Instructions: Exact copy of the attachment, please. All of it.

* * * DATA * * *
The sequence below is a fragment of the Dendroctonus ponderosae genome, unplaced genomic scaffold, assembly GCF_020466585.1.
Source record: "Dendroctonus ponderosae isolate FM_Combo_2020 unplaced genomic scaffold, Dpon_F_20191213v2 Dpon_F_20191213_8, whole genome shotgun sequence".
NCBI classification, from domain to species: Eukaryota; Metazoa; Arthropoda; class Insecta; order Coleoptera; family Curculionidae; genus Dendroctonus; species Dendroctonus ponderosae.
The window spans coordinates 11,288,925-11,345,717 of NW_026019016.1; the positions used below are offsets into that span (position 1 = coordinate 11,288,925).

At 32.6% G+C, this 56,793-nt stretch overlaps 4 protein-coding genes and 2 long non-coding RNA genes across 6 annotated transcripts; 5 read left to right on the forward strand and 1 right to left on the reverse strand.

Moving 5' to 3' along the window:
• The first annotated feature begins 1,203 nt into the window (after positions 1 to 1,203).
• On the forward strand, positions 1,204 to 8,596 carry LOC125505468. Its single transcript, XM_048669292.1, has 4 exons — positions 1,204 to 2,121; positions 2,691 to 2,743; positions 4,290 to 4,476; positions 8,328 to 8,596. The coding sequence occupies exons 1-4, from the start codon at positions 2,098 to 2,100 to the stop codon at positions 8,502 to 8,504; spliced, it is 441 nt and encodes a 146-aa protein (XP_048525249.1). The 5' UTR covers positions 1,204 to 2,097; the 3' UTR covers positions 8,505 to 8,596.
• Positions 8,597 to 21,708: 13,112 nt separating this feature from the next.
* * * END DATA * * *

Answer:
The sequence below is a fragment of the Dendroctonus ponderosae genome, unplaced genomic scaffold, assembly GCF_020466585.1.
Source record: "Dendroctonus ponderosae isolate FM_Combo_2020 unplaced genomic scaffold, Dpon_F_20191213v2 Dpon_F_20191213_8, whole genome shotgun sequence".
NCBI classification, from domain to species: Eukaryota; Metazoa; Arthropoda; class Insecta; order Coleoptera; family Curculionidae; genus Dendroctonus; species Dendroctonus ponderosae.
The window spans coordinates 11,288,925-11,345,717 of NW_026019016.1; the positions used below are offsets into that span (position 1 = coordinate 11,288,925).

At 32.6% G+C, this 56,793-nt stretch overlaps 4 protein-coding genes and 2 long non-coding RNA genes across 6 annotated transcripts; 5 read left to right on the forward strand and 1 right to left on the reverse strand.

Moving 5' to 3' along the window:
• The first annotated feature begins 1,203 nt into the window (after positions 1 to 1,203).
• On the forward strand, positions 1,204 to 8,596 carry LOC125505468. Its single transcript, XM_048669292.1, has 4 exons — positions 1,204 to 2,121; positions 2,691 to 2,743; positions 4,290 to 4,476; positions 8,328 to 8,596. The coding sequence occupies exons 1-4, from the start codon at positions 2,098 to 2,100 to the stop codon at positions 8,502 to 8,504; spliced, it is 441 nt and encodes a 146-aa protein (XP_048525249.1). The 5' UTR covers positions 1,204 to 2,097; the 3' UTR covers positions 8,505 to 8,596.
• Positions 8,597 to 21,708: 13,112 nt separating this feature from the next.